In a developing story first broken by Forex Magnates back in May, we continue our coverage of one of the most intriguing insider trading cases involving a former NAB banker and government statistician working for the Australian Bureau of Statistics.
Cooperating in one of Australia’s largest insider trading schemes, Lukas Kamay and Christopher Hill were arrested in May 2014, with charges being filed over the past 3 months. The case has now gone to court at the Melbourne Magistrates’ Court in Melbourne, Australia. Reporting from the scene, Forex Magnates has learned that prosecutors have amended charges in the ongoing court case heard yesterday.
According to court documents, it appears Mr. Hill’s lawyers are amending their case by claiming that Mr. Hill was unaware of the magnitude of profits earned by Mr. Kamay while the two were collaborating in the scheme.
Mr. Hill’s lawyers intend to argue that he is “therefore not as accountable for the offense.” Forex Magnates has also learned that Mr. Kamay submitted a confession in July and that the pair intends to plead guilty on September 16th, 2014, when the case is expected to conclude – Magistrate Peter Reardon is presiding.
The Australian Federal Police (AFP) arrested the perpetrators in May 2014 after monitoring trades conducted by Mr. Kamay through foreign exchange broker, Pepperstone Financial, based in Australia. The broker reported Mr. Kamay to the Australian Securities and Investments Commission (ASIC) soon after the ‘insider’ trades began in August 2013.
The Australian Federal Police allege Mr. Hill was in a unique position to obtain embargoed employment, trade and retail data as part of his duties at the Australian Bureau of Statistics, a government agency that collates data on the Australian economy.
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Having passed on sensitive data to Mr. Kamay, it is alleged that the ex-NAB banker used the information to make trades from his mobile phone with the intention of avoiding suspicion and distancing his involvement in the trades.
The trades were conducted moments before the data was released to minimize potential loss with a view of securing the maximum possible profit given the unpredictability of market reactions to key economic data.
The market of choice in the alleged crimes was the Australian dollar v US dollar currency pair, traded in the currency markets by millions of traders. Being privy to macroeconomic data yet unknown to the wider market, allowed the pair to predict the likely reaction of other market participants when the figures were actually released. The trades placed by Mr. Kamay effectively had very little chance of losing. The irony simply glistens.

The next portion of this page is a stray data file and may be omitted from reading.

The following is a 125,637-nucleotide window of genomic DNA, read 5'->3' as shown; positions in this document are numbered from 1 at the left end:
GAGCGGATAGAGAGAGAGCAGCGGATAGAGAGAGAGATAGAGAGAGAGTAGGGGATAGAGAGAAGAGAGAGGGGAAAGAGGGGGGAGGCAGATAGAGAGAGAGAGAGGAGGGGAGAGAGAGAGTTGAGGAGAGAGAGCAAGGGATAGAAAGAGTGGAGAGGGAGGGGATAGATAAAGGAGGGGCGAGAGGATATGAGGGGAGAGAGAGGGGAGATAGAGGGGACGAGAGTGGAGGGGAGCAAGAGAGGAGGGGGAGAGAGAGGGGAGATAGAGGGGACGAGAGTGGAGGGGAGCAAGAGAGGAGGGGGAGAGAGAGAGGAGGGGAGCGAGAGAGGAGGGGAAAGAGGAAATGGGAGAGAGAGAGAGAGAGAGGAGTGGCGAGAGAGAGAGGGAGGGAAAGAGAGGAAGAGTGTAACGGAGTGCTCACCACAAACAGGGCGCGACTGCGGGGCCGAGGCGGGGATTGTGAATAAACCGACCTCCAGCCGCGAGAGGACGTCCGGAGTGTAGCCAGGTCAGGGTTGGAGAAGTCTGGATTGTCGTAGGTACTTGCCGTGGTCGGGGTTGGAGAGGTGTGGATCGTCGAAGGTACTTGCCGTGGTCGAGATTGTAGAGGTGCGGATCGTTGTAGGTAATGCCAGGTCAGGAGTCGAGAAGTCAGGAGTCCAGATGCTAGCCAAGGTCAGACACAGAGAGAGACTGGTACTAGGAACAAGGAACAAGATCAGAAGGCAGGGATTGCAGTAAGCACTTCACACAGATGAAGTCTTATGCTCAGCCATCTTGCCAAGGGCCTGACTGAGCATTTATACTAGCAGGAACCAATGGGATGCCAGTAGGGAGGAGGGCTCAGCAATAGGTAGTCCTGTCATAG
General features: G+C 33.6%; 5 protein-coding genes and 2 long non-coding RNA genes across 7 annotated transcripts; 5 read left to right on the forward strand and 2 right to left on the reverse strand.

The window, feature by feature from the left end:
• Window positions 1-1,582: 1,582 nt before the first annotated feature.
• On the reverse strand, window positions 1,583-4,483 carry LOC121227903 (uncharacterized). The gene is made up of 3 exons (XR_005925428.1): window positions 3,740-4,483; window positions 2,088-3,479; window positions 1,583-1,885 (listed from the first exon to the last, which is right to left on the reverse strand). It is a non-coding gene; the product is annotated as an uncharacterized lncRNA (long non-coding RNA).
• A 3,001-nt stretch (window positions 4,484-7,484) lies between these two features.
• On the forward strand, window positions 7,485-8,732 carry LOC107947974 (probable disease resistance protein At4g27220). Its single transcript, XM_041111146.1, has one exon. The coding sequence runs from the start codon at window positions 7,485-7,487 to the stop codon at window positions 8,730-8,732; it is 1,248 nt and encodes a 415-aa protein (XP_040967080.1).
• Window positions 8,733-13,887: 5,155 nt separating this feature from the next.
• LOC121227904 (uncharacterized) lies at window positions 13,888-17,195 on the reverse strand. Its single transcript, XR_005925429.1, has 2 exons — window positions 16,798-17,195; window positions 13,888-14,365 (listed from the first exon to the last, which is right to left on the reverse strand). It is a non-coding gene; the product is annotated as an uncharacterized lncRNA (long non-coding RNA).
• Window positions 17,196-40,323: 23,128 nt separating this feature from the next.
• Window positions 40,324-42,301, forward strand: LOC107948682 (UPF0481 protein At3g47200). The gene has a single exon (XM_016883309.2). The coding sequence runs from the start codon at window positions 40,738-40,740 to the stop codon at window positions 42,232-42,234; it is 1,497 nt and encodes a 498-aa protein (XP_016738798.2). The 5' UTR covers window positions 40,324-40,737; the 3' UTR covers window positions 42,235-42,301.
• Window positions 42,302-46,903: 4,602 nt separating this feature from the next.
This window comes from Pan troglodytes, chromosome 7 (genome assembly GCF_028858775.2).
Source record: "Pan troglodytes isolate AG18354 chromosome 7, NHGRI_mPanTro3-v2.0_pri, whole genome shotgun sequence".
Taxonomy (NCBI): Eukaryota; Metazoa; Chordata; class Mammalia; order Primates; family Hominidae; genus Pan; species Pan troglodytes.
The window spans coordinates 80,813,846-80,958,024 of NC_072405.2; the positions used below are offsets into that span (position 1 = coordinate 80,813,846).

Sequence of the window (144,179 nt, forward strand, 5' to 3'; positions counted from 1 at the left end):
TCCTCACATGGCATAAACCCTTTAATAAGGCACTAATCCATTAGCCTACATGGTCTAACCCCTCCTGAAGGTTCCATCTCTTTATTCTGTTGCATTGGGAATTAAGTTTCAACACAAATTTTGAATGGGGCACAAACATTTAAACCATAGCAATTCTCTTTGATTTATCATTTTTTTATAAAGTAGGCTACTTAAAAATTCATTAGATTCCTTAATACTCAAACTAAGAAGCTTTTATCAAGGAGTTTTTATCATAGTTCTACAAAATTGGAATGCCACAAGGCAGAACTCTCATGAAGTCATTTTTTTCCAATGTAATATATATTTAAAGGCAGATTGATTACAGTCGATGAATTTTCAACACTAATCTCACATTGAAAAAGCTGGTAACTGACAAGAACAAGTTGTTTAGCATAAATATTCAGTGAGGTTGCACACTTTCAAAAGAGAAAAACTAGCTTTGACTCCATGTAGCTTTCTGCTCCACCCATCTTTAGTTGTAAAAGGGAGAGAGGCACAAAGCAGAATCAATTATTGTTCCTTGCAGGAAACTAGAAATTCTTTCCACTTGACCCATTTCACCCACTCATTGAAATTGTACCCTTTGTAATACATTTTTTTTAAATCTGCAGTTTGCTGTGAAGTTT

Having shared key macroeconomic statistics, the dynamic duo were allegedly able to generate substantial profits by placing timely trades on the FX market. In total, the trading activities conducted by Mr. Kamay, wielding data supplied by Mr. Hill, earned the pair over $7 million. With the case now in court, Mr. Kamay faces charges of insider trading, corruption of a public official and money laundering. Mr. Hill faces charges of insider trading and receiving a corrupt benefit.
It is becoming clear that either one or both alleged offenders want to distance themselves from blame and reduce the severity of the likely prison sentence they are likely to receive. Having met at Monash University and remaining friends throughout their careers in the financial markets, the final curtain on the Mr.Hill and Mr. Kamay friendship may just have fallen. One question on the tip of all seasoned traders’ tongues right now is: “Have these guys ever seen Trading Places?”
As a consequence of events over the past 3 months, the individual who allegedly reported Mr.Kamay’s activities to ASIC, Joel Murphy, has left Pepperstone claiming he was dismissed for alerting the regulator[ASIC]. During the time of the alleged trading activities, Mr. Murphy was acting Head of Sales at Pepperstone. Having been dismissed from his post, he is now taking Pepperstone to court for unfair dismissal.
With the matter still ongoing and scheduled to be heard in Federal Court next Tuesday, Forex Magnates is unable to make further comment. However, we will continue to update our readers as and when we can legally do so.